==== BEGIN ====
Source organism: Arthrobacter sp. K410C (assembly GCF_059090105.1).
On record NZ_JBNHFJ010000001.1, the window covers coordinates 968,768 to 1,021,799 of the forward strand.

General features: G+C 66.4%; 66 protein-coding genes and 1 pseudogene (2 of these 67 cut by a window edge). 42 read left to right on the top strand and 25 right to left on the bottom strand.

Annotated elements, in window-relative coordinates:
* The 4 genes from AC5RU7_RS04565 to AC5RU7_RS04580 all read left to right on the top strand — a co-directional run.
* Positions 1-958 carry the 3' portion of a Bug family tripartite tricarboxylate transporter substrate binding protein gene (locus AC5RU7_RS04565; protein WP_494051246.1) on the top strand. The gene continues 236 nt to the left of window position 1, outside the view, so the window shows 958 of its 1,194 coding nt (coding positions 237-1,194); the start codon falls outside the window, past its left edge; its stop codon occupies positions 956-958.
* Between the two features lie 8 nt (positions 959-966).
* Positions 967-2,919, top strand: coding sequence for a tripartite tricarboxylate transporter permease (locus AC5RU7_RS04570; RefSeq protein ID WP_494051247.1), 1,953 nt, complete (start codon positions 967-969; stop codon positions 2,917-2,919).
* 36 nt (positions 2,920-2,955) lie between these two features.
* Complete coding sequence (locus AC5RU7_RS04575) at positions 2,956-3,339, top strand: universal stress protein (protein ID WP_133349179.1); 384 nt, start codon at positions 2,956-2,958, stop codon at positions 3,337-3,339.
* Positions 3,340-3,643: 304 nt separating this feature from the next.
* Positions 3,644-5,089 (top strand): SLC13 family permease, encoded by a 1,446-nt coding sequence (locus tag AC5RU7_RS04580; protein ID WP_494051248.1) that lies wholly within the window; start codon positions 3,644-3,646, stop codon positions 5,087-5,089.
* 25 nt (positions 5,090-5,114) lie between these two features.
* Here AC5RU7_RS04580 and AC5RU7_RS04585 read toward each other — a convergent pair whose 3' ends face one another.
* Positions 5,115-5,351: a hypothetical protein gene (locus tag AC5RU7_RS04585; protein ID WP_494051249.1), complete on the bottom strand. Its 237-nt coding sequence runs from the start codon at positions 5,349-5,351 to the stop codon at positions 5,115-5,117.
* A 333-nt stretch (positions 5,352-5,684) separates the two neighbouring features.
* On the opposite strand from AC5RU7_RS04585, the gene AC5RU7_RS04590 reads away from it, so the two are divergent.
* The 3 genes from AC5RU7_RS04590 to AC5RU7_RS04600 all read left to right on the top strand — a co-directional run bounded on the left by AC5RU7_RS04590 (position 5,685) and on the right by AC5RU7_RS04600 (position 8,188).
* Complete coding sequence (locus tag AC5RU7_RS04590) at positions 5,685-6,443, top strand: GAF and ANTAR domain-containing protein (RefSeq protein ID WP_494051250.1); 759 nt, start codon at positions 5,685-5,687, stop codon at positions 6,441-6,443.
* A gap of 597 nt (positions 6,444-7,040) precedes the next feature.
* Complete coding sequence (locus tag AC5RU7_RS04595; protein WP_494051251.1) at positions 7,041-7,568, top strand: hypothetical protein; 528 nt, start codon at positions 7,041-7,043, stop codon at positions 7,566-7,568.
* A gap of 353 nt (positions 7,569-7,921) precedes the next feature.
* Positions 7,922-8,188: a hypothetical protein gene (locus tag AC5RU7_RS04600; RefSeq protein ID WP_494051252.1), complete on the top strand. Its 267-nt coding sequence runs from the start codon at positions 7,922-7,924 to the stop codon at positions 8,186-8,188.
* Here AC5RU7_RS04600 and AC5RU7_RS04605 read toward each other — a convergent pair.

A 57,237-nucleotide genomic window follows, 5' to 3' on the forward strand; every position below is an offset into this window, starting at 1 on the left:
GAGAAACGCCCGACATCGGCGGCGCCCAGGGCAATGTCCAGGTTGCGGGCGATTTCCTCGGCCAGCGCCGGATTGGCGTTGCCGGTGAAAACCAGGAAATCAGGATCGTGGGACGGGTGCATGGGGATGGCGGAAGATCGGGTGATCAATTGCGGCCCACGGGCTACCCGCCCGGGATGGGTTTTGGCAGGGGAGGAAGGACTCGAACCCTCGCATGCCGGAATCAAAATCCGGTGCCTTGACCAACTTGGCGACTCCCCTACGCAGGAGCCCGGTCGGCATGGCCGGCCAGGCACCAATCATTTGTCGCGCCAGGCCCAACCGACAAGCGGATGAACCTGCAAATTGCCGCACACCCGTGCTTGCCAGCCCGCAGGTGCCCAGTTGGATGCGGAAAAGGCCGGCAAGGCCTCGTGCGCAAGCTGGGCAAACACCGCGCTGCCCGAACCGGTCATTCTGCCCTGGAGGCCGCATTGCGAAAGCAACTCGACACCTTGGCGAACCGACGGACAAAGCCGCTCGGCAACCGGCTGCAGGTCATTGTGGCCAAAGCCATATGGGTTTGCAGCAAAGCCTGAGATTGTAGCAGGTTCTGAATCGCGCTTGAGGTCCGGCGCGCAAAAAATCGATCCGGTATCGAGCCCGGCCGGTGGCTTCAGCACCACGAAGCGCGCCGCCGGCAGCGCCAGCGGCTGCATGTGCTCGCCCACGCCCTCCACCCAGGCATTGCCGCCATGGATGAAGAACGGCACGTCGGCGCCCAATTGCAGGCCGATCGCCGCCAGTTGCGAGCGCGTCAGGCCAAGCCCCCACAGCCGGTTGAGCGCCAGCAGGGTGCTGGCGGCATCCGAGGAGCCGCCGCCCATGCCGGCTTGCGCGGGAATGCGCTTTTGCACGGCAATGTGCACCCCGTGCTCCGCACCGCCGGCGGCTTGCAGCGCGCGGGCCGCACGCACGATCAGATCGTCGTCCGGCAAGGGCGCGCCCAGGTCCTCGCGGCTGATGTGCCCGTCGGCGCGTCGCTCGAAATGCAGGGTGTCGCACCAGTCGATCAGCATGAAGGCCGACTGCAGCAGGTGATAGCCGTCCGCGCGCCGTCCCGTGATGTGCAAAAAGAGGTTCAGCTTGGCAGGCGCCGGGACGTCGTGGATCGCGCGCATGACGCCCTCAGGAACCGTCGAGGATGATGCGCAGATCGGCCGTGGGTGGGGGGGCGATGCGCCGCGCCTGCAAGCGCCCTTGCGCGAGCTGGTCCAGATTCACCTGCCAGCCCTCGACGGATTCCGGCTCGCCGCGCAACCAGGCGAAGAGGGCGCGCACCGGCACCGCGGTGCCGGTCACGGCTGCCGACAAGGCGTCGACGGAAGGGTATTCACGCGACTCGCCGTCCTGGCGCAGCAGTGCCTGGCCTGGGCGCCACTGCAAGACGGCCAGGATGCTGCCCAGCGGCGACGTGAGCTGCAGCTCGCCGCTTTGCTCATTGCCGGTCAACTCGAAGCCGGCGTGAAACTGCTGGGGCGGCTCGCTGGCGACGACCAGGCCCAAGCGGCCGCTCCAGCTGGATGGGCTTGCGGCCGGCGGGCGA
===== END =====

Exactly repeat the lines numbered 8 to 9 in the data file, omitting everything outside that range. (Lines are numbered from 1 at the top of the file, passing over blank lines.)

* Positions 967-2,919, top strand: coding sequence for a tripartite tricarboxylate transporter permease (locus AC5RU7_RS04570; RefSeq protein ID WP_494051247.1), 1,953 nt, complete (start codon positions 967-969; stop codon positions 2,917-2,919).
* 36 nt (positions 2,920-2,955) lie between these two features.